Private docks on the Bay? - SailNet Community
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post #1 of 29 Old 08-25-2010 Thread Starter
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Private docks on the Bay?

My wife and I are relatively new sailors, having just started last year. We love it, and have been thinking about the Chesapeake Bay as a possible place to eventually retire. We mostly sail a Dufour 365 on Lake Michigan, and would expect to own a 36-44' boat, possibly taking it cruising in the Caribbean in the winter.

I've poked around the web and looked at real estate, and I see that some beachfront houses have docks that project out a fair ways into the bay. My question is, are these generally usable for the size boat we're talking about? Or would we be looking at putting the boat in a marina anyway? They don't look all that well protected, but wondered anyway. What are these docks mainly intended for?

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post #2 of 29 Old 08-25-2010
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My wife and I are in the process of buying waterfront property on the Bay. The docks are intended for private use. The trouble is finding a dock with deepwater access. "Deepwater" being defined as 5+ feet sufficient for a sailboat. Location is everything though. North Beach, for example, is pretty much out for sailboats. Wide shoal, hard bottom and average depth of 2 feet.

A good shopping criteria for waterfront property on the Bay is to look for the presence of masts. This usually indicates deepwater and a potential candidate.


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post #3 of 29 Old 08-25-2010
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There are always exceptions but for the most part piers out into the main Chesapeake are fair weather piers. This bay can REALLY kick up at times. You will most definatly want to be on a creek. If you are looking to buy a place with deep water docking there are plenty to be had but of course the better the docking, the higher the price. Also price decreases as you go further from Annapolis. Marinas aren't a bad choice either, my wife and I often discuss downsizing and moving on the water but then figure keeping a boat at the marina is easier and cheaper. In MD as a waterfront property owner you cant nail two sticks of wood together without surveys, permits, pay offs, sacrafices, burnt offerings...well you get the point. Most of our friends who live on the water constantly complain not only about Government intrusion but about how most of their neighbors are idiots who will turn them in for ANYTHING! They warn me that if I bought a house on the water I'd probably wind up in jail. Anyway, even with all that I just might end up with waterfront one day.

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post #4 of 29 Old 08-25-2010
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Having just gone through the pier building process, I can tell you it is a pain to jump through all of the hoops, but after a summer of having one, it's been worth all of the headaches. That being said, I would look for a house that already has one in place. There are quite a few on the market right now and the middle/lower bay will be the most reasonably priced, primarily because of the distance to any large metropolitan areas such as Annapolis, Baltimore, or the Hampton Roads/Virginia Beach areas.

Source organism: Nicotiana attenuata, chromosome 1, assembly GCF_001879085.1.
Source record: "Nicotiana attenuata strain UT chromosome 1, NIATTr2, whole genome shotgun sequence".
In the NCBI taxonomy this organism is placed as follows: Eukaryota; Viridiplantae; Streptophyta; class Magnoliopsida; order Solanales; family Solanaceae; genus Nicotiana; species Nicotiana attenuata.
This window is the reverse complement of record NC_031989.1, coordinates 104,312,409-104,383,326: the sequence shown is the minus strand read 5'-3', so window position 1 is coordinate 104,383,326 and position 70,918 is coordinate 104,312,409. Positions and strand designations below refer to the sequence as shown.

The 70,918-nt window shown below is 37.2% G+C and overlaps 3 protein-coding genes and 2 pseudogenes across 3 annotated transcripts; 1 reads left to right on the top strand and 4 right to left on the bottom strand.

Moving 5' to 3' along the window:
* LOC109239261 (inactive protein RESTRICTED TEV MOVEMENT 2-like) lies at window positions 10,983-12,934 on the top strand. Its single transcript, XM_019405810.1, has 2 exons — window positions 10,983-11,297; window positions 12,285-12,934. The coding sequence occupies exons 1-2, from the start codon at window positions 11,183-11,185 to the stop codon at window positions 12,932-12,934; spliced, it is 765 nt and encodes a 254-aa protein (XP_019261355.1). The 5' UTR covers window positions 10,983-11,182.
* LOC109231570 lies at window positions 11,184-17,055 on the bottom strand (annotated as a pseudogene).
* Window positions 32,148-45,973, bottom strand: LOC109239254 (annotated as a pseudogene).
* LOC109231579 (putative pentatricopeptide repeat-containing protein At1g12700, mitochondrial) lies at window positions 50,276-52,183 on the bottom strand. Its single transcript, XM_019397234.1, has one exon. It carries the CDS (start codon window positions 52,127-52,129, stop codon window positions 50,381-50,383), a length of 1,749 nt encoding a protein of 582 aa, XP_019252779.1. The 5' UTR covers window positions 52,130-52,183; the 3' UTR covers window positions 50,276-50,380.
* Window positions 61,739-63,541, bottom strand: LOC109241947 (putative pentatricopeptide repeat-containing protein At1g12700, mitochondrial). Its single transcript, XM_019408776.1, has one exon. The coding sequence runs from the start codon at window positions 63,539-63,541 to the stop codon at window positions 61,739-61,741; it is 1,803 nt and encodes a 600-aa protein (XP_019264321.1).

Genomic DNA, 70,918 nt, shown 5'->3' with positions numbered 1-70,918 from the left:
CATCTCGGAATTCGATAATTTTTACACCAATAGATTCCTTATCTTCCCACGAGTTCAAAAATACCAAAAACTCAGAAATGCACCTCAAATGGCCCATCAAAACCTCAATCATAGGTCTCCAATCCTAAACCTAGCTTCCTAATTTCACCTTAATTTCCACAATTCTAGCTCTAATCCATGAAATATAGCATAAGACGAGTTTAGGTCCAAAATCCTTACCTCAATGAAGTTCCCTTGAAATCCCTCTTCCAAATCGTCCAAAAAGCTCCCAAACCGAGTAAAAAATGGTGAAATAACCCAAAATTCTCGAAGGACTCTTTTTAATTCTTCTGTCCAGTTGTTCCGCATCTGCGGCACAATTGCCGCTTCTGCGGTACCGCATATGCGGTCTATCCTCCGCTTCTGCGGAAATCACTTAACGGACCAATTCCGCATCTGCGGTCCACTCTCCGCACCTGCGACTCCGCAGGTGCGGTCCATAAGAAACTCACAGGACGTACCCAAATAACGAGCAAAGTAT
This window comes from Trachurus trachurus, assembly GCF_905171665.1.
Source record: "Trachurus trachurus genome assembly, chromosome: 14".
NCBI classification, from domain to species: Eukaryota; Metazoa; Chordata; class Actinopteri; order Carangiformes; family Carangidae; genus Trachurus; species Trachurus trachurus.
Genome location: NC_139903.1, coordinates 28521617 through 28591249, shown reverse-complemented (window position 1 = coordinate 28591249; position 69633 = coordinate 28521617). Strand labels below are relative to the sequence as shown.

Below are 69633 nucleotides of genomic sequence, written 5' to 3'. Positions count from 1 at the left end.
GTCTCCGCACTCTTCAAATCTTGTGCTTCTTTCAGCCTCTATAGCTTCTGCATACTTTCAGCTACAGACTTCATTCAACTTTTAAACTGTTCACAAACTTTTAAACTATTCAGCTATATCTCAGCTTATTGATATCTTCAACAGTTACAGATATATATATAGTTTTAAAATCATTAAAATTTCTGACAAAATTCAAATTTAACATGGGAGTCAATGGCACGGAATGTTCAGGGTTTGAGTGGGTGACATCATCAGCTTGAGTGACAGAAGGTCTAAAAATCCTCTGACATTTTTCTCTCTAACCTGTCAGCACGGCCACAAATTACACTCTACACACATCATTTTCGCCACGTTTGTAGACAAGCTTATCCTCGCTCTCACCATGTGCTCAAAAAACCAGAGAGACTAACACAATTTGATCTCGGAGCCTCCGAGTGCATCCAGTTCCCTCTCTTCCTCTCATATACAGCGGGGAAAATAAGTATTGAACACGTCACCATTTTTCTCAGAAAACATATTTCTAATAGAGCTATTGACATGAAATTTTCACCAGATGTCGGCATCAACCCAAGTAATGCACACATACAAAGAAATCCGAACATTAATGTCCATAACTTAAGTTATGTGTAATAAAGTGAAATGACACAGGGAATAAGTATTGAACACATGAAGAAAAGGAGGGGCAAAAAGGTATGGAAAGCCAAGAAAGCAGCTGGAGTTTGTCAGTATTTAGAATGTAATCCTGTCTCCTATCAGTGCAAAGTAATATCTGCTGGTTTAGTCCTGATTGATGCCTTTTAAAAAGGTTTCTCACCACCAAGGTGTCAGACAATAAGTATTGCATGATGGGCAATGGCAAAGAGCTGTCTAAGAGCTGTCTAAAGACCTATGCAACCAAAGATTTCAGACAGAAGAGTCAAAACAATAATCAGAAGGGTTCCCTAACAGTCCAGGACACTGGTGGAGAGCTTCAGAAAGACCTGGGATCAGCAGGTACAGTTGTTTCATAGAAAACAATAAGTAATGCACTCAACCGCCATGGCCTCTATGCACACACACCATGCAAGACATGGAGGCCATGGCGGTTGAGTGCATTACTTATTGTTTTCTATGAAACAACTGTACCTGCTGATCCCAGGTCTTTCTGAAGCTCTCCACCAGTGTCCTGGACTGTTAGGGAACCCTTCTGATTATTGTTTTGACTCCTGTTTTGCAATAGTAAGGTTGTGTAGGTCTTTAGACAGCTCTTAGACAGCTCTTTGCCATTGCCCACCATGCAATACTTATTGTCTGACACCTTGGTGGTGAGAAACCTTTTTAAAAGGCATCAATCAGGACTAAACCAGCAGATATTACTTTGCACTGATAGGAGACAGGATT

The piers that you see jutting out into the bay don't usually have a long life span, but the piers in protected coves can last a couple of decades, but will need TLC to make them last. Keeping the boat at the marina is definately cheaper if you multiply the slip fee times "X" number of years you plan on boating and you will come out ahead.

Good luck!
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post #5 of 29 Old 08-25-2010 Thread Starter
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Thanks for the info! I suspected as much on those piers (being for fair weather), but thought it was worth asking. Sounds like there will be no substitute for driving around and looking for masts near creeks. OK, a good realtor should be able to help. :-) Too bad that the view on a creek isn't as nice though!

Likely our best bet is finding housing near a marina instead of trying for a private dock. I know that there are plenty of condos around, if that's the way we wanted to go. Well, this is a long-term project anyway - but a man can dream!
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post #6 of 29 Old 08-25-2010
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swamp has a point..the deeper, easier access to the bay, the pricier the property is going to be...although there are some real bargains on the Northern Neck of VA...$1M two or three years ago...well under $500K now..

In VA, there is the usual county/state confusion as to what is legal...then you have the chesapeake bay protection act that basically won't let you do ANYTHING within the first 125' of waterfront, measured from the high side of the mean high water debris line...then if any of the neighbors want to jump in they are free to do so if you are going to upset their "vista", then you get to deal with the Army Corp of Engineers, which takes years if you want to build a new pier or seawall or breakwater, months if you want to repair.

then you get to do clearing permits, then health dept applications, then soil work, then septic permits, then well permits, then site plans, then meet the county zoning supervisor for "siting" and setbacks, then building permits, etc..each step cost you money..even cutting scrub pines or poison ivy in the 125' zone can land you in hot water with the county...and they will try to tell you this is "virgin growth" butt...and you can not disturb the "understory"...they know little about what they are seeing

And if you are not a local or born here, then it best to find a local who speaks the language and knows who to go to for what.